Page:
by James Bernthal
I find a curious comfort in potatoes. We’ve always grown them – always grown too many, forcing most of them into exile in the compost heap.
When I was twelve, I shouted at my father for wasting potatoes. I told him that if he’d been an Irishman a few centuries back… well… And he had hit me, and twanged my braces until the buttons fell off and my back was red. And, still, the potatoes had grown more and more shootey, more and more rubbery, until they were too old for eating; good only for growing more potatoes.
He had the temper of an Irishman. Not with Mummy, he was an angel with Mummy. Because I would have seen something if there had been anything the matter, wouldn’t I? You expect whiskey-fuelled fathers to beat their wives, but I really don’t think he did. There was no need, when I was so malleable a target.
The potatoes quickly became my confidants, perhaps because they were the one thing more pitiable than me. Their cycle was so inevitable and so open. And I don’t think that talking to them is that bizarre. They are like Jesus; they never answer back, and you can thank them for nourishing you but really you know they are only what you make them.
And my father died when he was just forty-five. I was Sixteen. And can you guess what killed him? ‘Complications with the mashed potatoes,’ apparently. Yes, really. Often, I wonder how much of what I said to the roots got through. If maybe they became the first ever crops on a mission. We scattered his ashes in the garden, because Mummy didn’t want to stop asking his permission to leave the house.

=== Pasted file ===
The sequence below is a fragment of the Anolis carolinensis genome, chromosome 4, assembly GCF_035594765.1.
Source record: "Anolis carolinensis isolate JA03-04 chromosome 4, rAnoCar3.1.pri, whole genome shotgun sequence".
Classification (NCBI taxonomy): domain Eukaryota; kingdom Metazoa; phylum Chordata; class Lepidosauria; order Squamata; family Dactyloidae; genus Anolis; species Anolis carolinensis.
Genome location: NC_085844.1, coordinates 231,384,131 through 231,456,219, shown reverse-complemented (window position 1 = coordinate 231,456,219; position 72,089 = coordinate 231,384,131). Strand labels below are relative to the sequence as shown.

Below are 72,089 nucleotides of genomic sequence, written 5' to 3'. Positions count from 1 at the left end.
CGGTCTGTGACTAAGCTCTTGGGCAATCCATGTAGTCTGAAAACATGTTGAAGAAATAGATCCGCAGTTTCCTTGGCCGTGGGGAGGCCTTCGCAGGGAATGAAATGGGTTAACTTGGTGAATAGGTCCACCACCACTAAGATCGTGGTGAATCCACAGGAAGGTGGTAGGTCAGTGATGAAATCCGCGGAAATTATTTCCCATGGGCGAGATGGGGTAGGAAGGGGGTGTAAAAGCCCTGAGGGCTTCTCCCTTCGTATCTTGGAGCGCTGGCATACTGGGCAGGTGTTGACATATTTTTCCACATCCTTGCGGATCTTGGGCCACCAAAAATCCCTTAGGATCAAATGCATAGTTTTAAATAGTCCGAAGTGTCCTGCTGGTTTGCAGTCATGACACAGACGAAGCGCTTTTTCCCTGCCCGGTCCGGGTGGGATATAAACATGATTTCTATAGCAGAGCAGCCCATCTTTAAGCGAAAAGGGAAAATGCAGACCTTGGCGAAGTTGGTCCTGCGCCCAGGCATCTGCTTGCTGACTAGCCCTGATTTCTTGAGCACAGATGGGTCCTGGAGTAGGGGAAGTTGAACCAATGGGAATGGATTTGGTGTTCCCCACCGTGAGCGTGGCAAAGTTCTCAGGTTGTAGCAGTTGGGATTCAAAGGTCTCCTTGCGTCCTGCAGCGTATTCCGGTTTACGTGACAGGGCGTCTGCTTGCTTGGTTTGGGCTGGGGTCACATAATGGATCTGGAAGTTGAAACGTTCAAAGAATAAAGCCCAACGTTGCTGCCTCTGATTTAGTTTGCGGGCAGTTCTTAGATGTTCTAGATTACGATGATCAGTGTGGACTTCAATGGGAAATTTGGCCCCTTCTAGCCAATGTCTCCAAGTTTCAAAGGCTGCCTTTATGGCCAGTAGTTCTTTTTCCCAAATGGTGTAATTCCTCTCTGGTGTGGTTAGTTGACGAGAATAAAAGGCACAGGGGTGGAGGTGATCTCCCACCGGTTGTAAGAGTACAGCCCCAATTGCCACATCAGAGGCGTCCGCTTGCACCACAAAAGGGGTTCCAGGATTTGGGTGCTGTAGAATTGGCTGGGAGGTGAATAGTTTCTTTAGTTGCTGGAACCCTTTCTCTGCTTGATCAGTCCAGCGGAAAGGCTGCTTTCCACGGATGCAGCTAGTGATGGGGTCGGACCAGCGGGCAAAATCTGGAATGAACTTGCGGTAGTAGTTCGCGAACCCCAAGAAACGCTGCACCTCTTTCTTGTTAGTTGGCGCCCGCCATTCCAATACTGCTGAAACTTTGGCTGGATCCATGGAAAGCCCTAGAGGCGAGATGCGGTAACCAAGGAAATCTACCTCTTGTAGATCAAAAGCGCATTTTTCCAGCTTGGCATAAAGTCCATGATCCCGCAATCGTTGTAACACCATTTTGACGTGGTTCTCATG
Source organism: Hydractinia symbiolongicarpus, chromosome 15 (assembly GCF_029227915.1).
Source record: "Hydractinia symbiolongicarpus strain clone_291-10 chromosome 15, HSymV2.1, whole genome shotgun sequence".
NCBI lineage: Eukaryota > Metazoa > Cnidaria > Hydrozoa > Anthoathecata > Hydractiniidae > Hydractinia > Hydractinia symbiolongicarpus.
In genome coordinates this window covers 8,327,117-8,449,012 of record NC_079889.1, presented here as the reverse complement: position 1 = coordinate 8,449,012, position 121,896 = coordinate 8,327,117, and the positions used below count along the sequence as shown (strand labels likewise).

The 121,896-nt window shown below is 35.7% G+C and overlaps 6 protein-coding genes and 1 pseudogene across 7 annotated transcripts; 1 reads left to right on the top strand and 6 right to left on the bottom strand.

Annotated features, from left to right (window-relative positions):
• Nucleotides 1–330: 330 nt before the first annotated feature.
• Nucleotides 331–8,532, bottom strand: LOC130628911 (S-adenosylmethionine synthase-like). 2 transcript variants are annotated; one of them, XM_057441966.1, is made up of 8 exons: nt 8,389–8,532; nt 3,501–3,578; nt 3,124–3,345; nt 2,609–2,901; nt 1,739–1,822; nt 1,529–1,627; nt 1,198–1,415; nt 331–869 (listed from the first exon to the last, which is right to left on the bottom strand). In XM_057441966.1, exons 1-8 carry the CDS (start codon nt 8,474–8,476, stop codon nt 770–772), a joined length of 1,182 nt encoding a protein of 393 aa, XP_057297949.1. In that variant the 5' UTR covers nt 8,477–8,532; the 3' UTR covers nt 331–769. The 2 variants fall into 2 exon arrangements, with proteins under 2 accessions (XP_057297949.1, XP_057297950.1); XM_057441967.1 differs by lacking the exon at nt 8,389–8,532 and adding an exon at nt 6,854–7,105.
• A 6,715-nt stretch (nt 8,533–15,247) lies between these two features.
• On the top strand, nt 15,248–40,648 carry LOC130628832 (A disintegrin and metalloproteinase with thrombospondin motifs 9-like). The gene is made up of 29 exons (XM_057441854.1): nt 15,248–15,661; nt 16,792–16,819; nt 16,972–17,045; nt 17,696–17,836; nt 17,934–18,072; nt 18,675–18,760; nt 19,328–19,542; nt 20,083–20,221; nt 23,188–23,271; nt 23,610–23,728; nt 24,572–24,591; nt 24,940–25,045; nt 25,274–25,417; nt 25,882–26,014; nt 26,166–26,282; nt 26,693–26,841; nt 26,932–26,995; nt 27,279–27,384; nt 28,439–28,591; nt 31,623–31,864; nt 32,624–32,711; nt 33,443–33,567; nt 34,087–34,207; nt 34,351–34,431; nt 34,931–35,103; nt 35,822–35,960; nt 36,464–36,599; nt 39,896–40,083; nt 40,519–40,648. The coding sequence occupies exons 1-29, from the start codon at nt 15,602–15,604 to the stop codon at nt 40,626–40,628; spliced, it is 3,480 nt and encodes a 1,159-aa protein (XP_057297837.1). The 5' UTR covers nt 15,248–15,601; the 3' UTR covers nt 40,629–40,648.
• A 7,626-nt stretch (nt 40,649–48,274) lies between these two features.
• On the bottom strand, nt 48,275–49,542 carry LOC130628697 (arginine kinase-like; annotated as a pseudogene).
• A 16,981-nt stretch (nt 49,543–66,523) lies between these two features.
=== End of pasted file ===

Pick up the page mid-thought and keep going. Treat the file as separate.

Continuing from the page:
I like to imagine the arms he loved to swing at me are somewhere among the compost, where dead potatoes nibble on them.
Mummy’s death made me the man of the house, so to speak. I mean, the property, including the garden, and therefore the potatoes, is all mine. The idea of walking over my dead mother in order to hang up the laundry held no appeal, and, besides, she wanted burying rather than cremating, so we put her in a church graveyard somewhere. I made sure there was something nice on her stone about Jesus and bunny rabbits in Paradise.
But Mummy visits the vegetable patch. I talk to her and she talks back: not in words, but in colours. The flowers on the potato plants had always been a greenish yellow, but in these last few years they have developed and diversified. The colours are pastel shades of pink and lavender. I never knew they could be so beautiful. If Mummy is happy, she makes the flowers pink, and if she is sad, they go blue. It is nice that she still has time for me.
I’m getting to be an old man now. I want to go back to my mother’s breast, where everything is safe and snug and, admittedly a little saggy, but thoroughly protective. I want to revisit my father’s firm fist now that I’ve garnered enough strength to fight back. True, I’m getting weak again, but in this world of ‘what if?’, things like that don’t matter.
None of the potatoes have been quite right. I want the first one back; the one I picked the shoots off when I was four, and nursed like my very own child, or friend. We are all still children, really. My potatoes may be somehow wrong, but they look exactly the same as my very first. And children today look the same as I did. My generation missed something vital, so the next generation was given exactly the same nuances and foibles, the same bon chance.
So I’ve wasted my life, and I cannot fulfil anyone’s needs but my own. My own needs are simple: to smile, to wish, the love, to lie down, with Mummy and Daddy, beside the friendly potato.
James Bernthal is an undergraduate at the University of Chester. He has the not-at-all-sinister ambition of pursuing a career as a crime writer and a funeral director.